Image to text ratio: Why it matters and how to optimise your ratios
There are many things you need to be aware of when creating your email campaigns, from the copy you’re writing and the design of your template, to the what you’ve structured the lists you’re sending your campaigns to. All of these factors, and many more, can affect whether your email will actually reach the inboxes of your recipients.
One of these factors has been discussed for many years now, and is still as important as ever. This is the ratio of images to text in an email template.
So why is image to text ratio still so important?
The image to text ratio manages to maintain its importance because it is still one of the key deliverability factors that you can ensure you’re positively affecting yourself.
Image to text ratio became an important factor because when spamming first rose to prominence spam filters were tweaked and learned to read the emails that were being sent to their servers, and therefore were able to filter out emails based on their text content.
Spammers initially got around this by moving all of their content into images, and sending image-only emails. We’re still a way away from computers and spam filters being able to read text within an image accurately, and therefore spam filters again have had to update in order to fight the seemingly never ending fight against spam.
So, to cut to the point, two of the main reasons the image to text ratio of your email templates is so important are:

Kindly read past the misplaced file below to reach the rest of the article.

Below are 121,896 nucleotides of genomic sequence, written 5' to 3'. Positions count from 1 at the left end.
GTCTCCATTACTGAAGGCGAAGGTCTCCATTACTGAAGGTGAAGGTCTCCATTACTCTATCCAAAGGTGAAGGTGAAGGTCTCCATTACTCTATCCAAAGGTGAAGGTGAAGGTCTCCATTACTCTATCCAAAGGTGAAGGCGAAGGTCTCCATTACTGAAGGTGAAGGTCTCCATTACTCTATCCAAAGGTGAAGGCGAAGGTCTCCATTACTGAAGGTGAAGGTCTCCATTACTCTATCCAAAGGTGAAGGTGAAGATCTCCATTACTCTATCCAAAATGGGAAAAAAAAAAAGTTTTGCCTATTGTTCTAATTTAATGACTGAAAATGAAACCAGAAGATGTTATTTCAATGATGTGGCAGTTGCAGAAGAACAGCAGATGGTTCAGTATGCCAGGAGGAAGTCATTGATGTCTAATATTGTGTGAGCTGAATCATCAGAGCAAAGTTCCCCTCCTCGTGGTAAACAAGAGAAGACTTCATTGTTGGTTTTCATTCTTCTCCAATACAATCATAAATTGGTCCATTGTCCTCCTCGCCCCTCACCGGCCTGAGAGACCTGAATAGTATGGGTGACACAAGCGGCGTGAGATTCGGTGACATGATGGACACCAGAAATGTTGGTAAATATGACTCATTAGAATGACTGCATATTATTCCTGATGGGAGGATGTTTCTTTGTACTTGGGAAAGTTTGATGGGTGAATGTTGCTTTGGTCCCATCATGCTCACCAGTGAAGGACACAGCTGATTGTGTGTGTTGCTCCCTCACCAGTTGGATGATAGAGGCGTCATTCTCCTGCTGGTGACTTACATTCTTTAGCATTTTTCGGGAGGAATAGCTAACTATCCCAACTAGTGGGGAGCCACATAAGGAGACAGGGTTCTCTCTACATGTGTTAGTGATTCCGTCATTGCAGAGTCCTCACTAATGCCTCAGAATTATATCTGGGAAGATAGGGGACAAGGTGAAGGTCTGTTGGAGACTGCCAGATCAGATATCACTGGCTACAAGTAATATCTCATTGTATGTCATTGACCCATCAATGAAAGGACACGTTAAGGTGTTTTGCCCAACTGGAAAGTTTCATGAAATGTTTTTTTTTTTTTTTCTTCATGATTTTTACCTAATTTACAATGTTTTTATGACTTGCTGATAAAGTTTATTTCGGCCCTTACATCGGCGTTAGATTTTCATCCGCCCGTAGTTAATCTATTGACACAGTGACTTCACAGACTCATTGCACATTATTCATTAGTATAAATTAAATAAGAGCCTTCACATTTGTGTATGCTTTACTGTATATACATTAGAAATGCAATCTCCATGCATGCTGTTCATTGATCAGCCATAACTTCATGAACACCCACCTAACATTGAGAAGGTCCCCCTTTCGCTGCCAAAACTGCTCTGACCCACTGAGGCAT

- If your email only contains an image, and no text, it is more than likely to sail straight into the spam folders of your recipients, if at all
- Many email clients will not display images by default (Outlook and GMail are two good examples). That is, unless you set images to display by default, or you are added to the recipient’s ‘safe sender’ list or address book.
What is the ideal image to text ratio? Is there such a thing?
A number of figures have been stated as being the ideal ratio, but what you want to ensure is that you have more text than image in your email template. A 60-40 split in favour of text is favourable, however you may be more likely to pass spam filters if you were to up this ratio to 70-30, or maybe even 80-20.
What makes it hard to pinpoint the ‘sweet spot’ ratio for this is that spam filters tend to different slightly from client to client.
Any business server, will more than likely be using Spam Assassin, which requires:
- A maximum of 40% image coverage
- A minimum 60% text coverage
- No more than 3 images in the page – if any at all.
- Not all images touching
- At least 400 characters of text
This of course will only apply to HTML emails as plain text is plain text.
When using an ESP, normally only 2 images are required because the ESP will drop a tracking image in the footer. This also means that it is impossible to send HTML emails with no images, due to the tracking image in the footer used to track the opens. Also the 400 character limit is inconsistent.
Most consumer ISPs, eg: Hotmail, Yahoo & Gmail; have their own filters but because they have evolved in the same environment for the same reason as Spam Assassin, they tend to agree on all counts. With the exception of reputation: If you don’t get negative responses to your emails, they tend to be far more lax in their content requirements.
Subsequently it is a good idea to ensure you have enough text in the message to avoid any filter’s ambiguities.
What happens if I don’t stick to these rules?
Your deliverability rates will suffer, which in turn means that your open rates will see a decline. The worse your deliverability is, the more emails will end up in spam folders or being rejected altogether by servers.
This won’t just affect the image-heavy email you’ve sent, it’ll affect subsequent campaigns, regardless of the image to text ratio. You need to ensure that you’re doing all you can to keep your deliverability healthy so that you’re reaching the inboxes of as many of your subscriber base as possible. Keeping your image to text ratio in check is one way you can positively influence this.
You can learn more about deliverability with the What is deliverability and why does it matter? guide.